Your baby is likely to be smiling by now, giving you some feedback for all your hard work. Smiling is a powerful way for all babies and their parents to communicate with each other, especially in early life when speech and language have not yet developed.
For many babies, the period from 6 weeks onwards can be the start of a more unsettled, wakeful time. Crying tends to peak in this age group and despite years of careful research, the true reason remains unproven.
Some experts believe that babies in this age group become easily overstimulated and crying is a means for them to vent their frustration. Overtiredness, discomfort, boredom, hunger or a need for affection are some of the reasons why babies cry.
You will find there is not one sure way to calm your baby. But most respond to being rocked and cuddled and having their parents close by. Babies cannot regulate their own emotions, which is one of the reasons why they are so dependent on their parents.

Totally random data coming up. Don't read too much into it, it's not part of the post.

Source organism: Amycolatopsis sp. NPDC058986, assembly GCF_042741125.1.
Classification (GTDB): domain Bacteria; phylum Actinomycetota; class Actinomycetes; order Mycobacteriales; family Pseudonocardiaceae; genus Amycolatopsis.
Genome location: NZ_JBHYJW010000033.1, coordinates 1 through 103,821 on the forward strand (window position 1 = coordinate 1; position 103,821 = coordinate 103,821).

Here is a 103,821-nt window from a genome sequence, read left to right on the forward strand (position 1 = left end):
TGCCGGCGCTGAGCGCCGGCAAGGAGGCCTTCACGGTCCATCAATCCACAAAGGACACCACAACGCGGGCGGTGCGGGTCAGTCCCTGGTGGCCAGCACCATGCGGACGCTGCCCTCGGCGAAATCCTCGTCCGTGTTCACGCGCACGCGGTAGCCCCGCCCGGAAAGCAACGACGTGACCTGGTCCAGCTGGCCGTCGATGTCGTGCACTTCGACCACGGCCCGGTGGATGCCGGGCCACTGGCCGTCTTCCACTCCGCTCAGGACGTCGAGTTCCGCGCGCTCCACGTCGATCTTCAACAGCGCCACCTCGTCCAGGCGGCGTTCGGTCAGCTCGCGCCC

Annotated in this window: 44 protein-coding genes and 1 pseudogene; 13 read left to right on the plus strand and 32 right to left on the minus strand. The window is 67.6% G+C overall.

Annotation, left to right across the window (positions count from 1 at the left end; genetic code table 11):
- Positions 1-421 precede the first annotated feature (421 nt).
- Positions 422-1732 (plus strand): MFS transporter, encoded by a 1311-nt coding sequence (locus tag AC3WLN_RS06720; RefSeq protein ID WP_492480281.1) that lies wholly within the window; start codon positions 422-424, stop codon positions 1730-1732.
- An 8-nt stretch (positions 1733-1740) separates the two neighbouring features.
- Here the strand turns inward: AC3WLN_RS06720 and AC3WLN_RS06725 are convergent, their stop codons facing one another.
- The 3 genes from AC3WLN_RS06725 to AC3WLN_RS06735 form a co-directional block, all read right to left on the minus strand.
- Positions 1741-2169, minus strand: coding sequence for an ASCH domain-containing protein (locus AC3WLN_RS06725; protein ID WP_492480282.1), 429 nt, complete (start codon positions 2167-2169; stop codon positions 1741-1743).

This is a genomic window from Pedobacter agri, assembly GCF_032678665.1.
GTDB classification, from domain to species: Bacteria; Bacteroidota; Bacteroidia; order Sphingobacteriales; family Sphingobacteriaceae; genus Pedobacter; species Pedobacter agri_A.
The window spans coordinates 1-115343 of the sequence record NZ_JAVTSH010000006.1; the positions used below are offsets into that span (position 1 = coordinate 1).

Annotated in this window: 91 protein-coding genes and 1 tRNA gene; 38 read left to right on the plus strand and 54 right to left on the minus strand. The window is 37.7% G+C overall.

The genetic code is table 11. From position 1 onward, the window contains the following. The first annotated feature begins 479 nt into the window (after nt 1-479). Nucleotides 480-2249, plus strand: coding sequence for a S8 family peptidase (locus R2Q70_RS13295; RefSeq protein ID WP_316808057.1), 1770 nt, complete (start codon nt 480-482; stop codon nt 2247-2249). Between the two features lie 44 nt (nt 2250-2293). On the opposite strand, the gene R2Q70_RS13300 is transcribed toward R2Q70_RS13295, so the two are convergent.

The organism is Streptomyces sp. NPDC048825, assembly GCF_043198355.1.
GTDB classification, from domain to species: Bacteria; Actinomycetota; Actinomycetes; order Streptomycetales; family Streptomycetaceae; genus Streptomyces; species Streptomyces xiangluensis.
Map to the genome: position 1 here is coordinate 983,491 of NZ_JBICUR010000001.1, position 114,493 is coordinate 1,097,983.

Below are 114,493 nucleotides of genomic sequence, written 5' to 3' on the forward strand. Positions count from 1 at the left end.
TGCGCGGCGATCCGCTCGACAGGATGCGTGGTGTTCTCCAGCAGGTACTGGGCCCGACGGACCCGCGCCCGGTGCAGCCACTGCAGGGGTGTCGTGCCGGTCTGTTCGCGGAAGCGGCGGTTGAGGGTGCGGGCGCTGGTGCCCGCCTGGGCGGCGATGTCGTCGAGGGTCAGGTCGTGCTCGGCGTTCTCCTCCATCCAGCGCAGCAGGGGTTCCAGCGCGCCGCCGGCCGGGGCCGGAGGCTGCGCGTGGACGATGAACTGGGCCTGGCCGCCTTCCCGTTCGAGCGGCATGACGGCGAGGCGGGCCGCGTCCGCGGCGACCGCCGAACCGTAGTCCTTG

Your baby will need your help to feel safe and secure. Because they won’t yet know the difference between night and day, you will need to be on call for them 24 hours/day.
There are likely to be times when your baby cries and you have no idea why. Check the obvious such as hunger, tiredness, being uncomfortable or perhaps a tummy ache. The reality is that working out the reason babies of this age cry can be very difficult. Generally though, they will calm with feeding, rocking, soothing or having a deep warm bath or tummy massage. Ask for help and support from your partner, family or child health nurse.